Gaudenis Vidugiris opted to run a singleton Scavenging Ooze over the forth Tarmogoyf which is probably the correct call in a metagame filled with reanimated monsters. The list I most recently ran in a local was running two Ooze over the third Tarmogoyf. The other option was over the forth Nimble Goose. I’m unsure if the second Ooze in the main deck was correct but it was something I wanted to experiment with.

Fire // Ice
Forked Bolt

Fire/Ice over Forked Bolt is an interesting debate. Fire/Ice while costing more can keep the opponent off of an important mana during the upkeep or tap a Griselbrand for that extra turn necessary to deal lethal to those combo decks. At the moment I see Fire/Ice being better, but if the metagame becomes more Maverick like it was in past months Forked Bolt would become appropriate again.

Spell Snare Vs. no Spell Snare – it’s a tough debate. Originally people started shaving Snare’s numbers then once Sneak and Show became popular it was often dropped from lists. With Reanimator hating out Sneak and Show it may be time to add them back into the deck again. Being able to hit Exhume/Animate Dead against Reanimator or Ooze, Thalia, or Umezawa’s Jitte against Maverick is a big deal too. Two seems like a fine number, it was probably even the right number seeing as it was good enough to win 18+ rounds of Magic.

Not the combo deck I was expecting at all. I’m more shocked than it top 8’d than Sam’s Zombie deck, the reasoning being that I didn’t think Belcher had the consistency to last that many rounds. Tipping my hat off to Gerardo!

Xantid Swarm

There isn’t a whole lot to be said about this Belcher list, it’s a fairly standard main deck. The sideboard seems a bit excessive in some places to me. I hope like in Storm combo that he sided the Xantid Swarms in against some matches and the Pyroblasts in others. Otherwise, he could’ve really self imploded by siding in eight protection spells in a deck that already needs everything it has. Xantid Swarm really shines in the Sneak & Show and Reanimator match-ups but isn’t that spectacular against RUG or Miracle Control. Against the latter blue decks Pyroblast is much more efficient due to not dying to creature removal.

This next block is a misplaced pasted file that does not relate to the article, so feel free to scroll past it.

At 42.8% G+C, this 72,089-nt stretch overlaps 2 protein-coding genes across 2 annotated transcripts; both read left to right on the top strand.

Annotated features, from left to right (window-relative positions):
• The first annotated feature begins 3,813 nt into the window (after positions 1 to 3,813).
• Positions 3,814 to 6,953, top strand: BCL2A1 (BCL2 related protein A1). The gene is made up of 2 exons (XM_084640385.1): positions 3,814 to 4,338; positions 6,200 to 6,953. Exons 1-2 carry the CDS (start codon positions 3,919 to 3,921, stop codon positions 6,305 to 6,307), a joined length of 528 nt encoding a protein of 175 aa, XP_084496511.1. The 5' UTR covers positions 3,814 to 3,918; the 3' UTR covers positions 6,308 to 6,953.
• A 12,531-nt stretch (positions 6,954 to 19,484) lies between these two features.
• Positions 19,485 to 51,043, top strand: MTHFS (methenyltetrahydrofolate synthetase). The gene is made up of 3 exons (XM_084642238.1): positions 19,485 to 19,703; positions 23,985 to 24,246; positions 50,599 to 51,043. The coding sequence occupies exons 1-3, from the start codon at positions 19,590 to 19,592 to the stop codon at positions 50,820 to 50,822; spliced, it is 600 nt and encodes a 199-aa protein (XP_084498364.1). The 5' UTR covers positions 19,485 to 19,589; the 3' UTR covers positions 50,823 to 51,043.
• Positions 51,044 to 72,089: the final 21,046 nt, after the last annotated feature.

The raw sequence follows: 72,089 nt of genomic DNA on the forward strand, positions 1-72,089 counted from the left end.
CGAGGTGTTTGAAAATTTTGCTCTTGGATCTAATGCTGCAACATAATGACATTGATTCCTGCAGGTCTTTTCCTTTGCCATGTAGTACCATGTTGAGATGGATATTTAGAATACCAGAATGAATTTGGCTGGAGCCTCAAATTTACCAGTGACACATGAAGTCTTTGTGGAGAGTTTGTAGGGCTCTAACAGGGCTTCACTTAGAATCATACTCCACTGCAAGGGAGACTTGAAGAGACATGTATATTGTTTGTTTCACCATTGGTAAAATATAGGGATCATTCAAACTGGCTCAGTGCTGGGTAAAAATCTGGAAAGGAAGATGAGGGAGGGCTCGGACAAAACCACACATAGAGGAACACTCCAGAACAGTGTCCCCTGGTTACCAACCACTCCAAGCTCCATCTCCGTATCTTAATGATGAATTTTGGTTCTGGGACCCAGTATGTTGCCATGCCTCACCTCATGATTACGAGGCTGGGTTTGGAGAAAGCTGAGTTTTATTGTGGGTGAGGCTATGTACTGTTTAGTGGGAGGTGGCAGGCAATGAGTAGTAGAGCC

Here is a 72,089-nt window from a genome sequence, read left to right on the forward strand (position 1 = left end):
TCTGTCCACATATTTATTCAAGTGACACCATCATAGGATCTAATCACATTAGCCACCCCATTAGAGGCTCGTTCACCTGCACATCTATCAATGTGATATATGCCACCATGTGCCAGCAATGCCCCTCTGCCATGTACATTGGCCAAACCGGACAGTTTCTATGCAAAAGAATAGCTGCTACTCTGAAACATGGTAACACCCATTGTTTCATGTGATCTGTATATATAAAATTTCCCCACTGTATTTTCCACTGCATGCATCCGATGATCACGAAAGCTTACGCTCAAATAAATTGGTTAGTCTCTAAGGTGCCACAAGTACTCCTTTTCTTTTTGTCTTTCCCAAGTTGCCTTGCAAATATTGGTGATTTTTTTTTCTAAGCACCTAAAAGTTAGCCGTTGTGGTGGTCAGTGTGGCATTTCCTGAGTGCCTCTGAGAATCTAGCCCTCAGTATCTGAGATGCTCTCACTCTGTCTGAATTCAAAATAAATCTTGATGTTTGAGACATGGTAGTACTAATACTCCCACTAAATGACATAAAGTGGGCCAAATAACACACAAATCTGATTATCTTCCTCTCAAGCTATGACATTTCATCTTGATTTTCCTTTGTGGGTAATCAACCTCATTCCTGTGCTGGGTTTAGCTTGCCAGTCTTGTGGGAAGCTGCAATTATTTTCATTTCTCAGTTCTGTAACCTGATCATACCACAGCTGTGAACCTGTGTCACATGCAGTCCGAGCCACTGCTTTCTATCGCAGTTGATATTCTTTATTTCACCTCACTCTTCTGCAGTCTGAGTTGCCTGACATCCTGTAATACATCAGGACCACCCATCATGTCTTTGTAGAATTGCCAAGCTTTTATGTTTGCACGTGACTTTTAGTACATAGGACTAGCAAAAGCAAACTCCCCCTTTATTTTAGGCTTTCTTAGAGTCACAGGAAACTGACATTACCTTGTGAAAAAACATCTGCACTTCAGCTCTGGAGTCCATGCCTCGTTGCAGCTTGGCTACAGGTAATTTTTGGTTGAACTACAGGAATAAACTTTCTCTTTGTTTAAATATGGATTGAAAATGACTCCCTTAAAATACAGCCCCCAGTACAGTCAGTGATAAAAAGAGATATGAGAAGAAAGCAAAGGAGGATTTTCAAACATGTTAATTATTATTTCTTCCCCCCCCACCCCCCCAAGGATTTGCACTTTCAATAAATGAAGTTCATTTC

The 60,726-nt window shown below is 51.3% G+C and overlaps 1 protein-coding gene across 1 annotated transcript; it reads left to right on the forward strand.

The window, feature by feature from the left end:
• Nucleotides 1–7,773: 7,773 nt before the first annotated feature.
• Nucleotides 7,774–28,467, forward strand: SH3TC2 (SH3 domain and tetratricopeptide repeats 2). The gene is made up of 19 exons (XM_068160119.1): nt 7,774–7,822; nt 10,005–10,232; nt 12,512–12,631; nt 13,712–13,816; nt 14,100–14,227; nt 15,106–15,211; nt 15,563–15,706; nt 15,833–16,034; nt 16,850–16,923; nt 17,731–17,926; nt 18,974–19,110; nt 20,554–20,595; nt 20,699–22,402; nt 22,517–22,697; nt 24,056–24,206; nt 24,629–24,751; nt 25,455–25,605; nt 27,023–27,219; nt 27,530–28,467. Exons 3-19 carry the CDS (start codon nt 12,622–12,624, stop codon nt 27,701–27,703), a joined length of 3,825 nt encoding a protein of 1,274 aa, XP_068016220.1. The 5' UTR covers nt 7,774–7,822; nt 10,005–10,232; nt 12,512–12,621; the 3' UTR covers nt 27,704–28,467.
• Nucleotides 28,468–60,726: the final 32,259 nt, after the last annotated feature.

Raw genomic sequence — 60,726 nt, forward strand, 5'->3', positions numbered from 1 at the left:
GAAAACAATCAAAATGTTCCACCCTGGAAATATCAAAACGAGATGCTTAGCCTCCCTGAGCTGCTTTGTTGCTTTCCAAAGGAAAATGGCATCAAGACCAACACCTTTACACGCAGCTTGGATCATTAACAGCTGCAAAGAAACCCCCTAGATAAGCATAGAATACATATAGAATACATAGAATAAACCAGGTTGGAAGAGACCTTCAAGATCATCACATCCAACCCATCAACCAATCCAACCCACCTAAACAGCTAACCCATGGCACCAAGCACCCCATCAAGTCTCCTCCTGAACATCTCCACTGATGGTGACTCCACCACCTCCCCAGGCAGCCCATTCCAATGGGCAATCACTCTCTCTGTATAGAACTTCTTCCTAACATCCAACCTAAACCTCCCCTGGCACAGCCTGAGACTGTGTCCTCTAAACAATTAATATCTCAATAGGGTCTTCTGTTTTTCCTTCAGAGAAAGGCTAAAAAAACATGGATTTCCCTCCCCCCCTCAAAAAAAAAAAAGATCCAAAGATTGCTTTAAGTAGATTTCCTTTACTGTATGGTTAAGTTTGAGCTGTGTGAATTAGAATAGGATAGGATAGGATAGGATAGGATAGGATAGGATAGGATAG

If Gerardo was siding in all eight cards, I hope he wasn’t, I imagine he would of had to board out Gitaxian Probe for Xantid Swarms and probably Pyretic Ritual for Pyroblasts. The Hull Breach in the sideboard is a bit redundant to me with Shattering Spree and Reverent Silence already doing a number in the match-ups they need to. That slot could have been something more useful such as an Infernal Tutor. Using Lotus Petal or Lion’s Eye Diamond for black mana after a Burning Wish to get Goblin Charbelcher and activate rather than being forced to make Goblins. While Goblins are nice sometimes, they are not always the answer.

Thalia

Well congratulations on the finish. But holy crap, that deck list is ugly. This Goblins list is very reminiscent of 2009-10 when people were trying to rock Tarmogoyf in everything, including Goblins. It’s very similar to J. Sawyer’s list except with a more modern creature – Thalia. While Thalia does shore up some of the bad match-ups such as storm combo and the Griselbrand combos, it has awful synergies with the deck due to Goblin Ringleader and Cavern of Souls. Not to mention Pyrokinesis! A more effective way to solve these problematic match-ups would’ve been to go in a different direction. Say the direction of Nick Patnode? Playing black! Black gives access to Leyline of the Void, Cabal Therapy, and Warren Weirding. Leyline is huge in the nightmare match-up that is Reanimator, Cabal Therapy can come in versus a countless number of decks, and Weirding is great against both Griselbrand combo decks. Oh, besides Thalia, there’s Gilded Drake! C’mon man, really? You just had to splash a third color for Gilded Drake? There wasn’t already an answer in Red or White (There is in black)!? This is just inexcusable in my eyes. While we’re on the topic of things I dislike, the toolbox of Goblins seems a bit excessive. I think that the Goblin King, Fanatic, and Sharpshooter all could’ve been cut for something more useful.

Enough being negative, let’s look at what Sawyer did do right. The main deck Stingscourger is definitely the right call in the current metagame with Griselbrand and Emrakuls everywhere. The extra slots from King and Fanatic should of become additional copies of Stingscourger.

When looking at the sideboard I’m left a bit confused. Gilded Drake, Sulfur Elemental, and Shattering Spree? I understand the reasoning behind Drake as bad as the idea is, but Sulfur Elemental? Another non-Goblin? You’re forced to sideboard out Thalia in order to bring Elemental into the deck. Shattering Spree is for what match-up exactly? Seems like a generic sideboard slot in a metagame that doesn’t warrant the inclusion.